- Describe how environments, interactions, and planned experiences promote language development in multiple languages.
- Identify specific strategies to incorporate languages into your program day.
- Identify resources (books, websites) to broaden exposure to languages.
- Provide feedback to staff on the ways they support language.
Whether you speak one language or many, you can help children develop a love for languages. You can also honor and expand the language diversity that exists in your program. Programs that promote a love for language learning have several characteristics in common. First, the environments are rich in language opportunities. Second, interactions happen throughout the day in ways that bring children’s interest and focus to language. Third, planned experiences introduce children to diverse languages. This lesson highlights ways you can help staff members make the most of these three opportunities to support multilingual development.
The work you already do to create a meaningful environment for children and youth can also help you promote language diversity. You have much of what you need already: books, art materials, drama or play materials, and classroom displays (labels, signs, etc.). You can help staff enrich these environments by adding interesting, relevant, and diverse languages.
Language is nurtured by building on what children already know. Learn about the languages spoken in the homes of the children and staff in your program. Then identify simple ways to incorporate those languages into your program spaces. For example, a family sign-in area or the front lobby can be an ideal location to add the word “Welcome” or “Hello” in the languages spoken by staff and the families of the children in your program. Be sure to include your staff's home or heritage languages. Ask families or coworkers for help writing the words if you are unfamiliar with a language's script or writing. This is a great way to recognize staff for the language strengths they bring to the program. Consider highlighting language diversity in program materials or displays. Also, be sure that all printed materials are accessible to families and staff. Military OneSource can be a good resource for translating important documents for families: http://www.militaryonesource.mil/-/document-translation-services-from-military-onesource.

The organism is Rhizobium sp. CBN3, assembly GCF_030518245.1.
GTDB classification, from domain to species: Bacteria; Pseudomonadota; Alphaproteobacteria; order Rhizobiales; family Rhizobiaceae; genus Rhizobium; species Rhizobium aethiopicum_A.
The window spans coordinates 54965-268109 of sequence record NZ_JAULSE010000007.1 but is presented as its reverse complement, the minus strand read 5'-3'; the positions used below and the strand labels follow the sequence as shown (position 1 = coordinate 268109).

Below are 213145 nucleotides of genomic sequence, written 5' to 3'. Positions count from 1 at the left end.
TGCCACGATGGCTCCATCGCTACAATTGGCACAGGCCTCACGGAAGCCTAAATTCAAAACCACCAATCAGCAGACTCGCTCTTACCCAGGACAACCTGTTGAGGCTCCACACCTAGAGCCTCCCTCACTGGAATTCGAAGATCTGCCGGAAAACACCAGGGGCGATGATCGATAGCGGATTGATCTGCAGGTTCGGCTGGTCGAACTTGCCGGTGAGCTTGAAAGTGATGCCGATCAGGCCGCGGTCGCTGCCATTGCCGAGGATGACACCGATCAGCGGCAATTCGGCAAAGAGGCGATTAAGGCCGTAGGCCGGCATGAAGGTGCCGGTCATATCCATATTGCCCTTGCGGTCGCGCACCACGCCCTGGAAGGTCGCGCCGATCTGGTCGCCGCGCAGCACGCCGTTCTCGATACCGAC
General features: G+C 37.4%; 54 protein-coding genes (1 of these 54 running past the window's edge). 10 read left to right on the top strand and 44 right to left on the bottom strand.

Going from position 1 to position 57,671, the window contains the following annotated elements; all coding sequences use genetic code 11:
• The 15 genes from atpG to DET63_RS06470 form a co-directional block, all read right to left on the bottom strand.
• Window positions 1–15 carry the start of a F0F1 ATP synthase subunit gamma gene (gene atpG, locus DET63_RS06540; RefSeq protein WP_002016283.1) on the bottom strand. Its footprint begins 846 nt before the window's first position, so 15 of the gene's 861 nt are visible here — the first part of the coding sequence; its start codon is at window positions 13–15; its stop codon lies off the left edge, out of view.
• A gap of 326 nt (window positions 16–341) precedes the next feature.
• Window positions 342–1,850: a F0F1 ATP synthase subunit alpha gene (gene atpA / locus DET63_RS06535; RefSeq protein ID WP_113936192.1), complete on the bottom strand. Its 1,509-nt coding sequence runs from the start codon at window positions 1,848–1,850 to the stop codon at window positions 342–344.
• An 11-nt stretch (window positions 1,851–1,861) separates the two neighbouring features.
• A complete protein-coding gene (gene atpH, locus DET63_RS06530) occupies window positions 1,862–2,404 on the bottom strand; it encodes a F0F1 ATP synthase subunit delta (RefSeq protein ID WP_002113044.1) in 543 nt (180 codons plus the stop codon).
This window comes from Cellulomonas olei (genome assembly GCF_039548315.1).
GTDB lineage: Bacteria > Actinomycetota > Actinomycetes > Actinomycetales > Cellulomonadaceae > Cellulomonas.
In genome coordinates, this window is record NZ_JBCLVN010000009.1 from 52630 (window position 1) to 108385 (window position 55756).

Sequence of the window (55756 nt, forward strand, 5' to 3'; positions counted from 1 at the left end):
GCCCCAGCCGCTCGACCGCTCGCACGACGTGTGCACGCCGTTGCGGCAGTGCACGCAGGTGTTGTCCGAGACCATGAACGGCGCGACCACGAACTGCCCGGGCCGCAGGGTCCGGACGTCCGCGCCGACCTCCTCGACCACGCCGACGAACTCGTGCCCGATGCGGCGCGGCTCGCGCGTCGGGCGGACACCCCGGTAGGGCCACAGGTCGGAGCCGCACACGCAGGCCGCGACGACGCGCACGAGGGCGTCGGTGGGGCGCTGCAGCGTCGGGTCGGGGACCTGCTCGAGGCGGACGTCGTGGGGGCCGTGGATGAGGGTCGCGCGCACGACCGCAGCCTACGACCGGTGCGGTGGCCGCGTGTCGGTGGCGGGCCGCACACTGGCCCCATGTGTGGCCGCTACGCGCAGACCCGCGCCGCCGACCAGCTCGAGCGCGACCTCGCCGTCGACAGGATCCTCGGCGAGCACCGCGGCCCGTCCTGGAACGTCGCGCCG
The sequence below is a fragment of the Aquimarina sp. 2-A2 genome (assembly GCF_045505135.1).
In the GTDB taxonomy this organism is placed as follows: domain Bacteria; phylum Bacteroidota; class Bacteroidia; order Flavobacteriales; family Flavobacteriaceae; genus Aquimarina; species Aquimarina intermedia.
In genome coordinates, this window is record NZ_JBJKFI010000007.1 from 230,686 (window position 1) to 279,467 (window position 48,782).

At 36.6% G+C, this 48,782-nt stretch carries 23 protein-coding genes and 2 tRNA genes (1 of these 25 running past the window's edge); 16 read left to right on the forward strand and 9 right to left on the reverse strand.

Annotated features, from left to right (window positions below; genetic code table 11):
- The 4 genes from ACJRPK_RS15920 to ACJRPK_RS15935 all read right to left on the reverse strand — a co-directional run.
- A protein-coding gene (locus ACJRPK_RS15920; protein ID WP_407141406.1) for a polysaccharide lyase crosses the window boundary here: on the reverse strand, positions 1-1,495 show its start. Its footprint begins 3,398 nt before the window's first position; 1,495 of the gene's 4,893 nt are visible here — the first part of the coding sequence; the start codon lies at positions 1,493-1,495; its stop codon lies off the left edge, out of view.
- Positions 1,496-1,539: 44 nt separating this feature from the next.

Explore your local community and build off its strengths. Consider hosting staff get-togethers at local restaurants with international menus. Encourage staff to explore new types of foods and to bring back takeout menus to add to dramatic play areas. If you live outside of the continental U.S., encourage staff to take field trips with you into local towns. Gather free or low-cost materials to enrich dramatic play, literacy, or art spaces (maps in multiple languages, photos of street signs, paper menus or brochures, recipe cards from a grocery store, magazines, newspapers).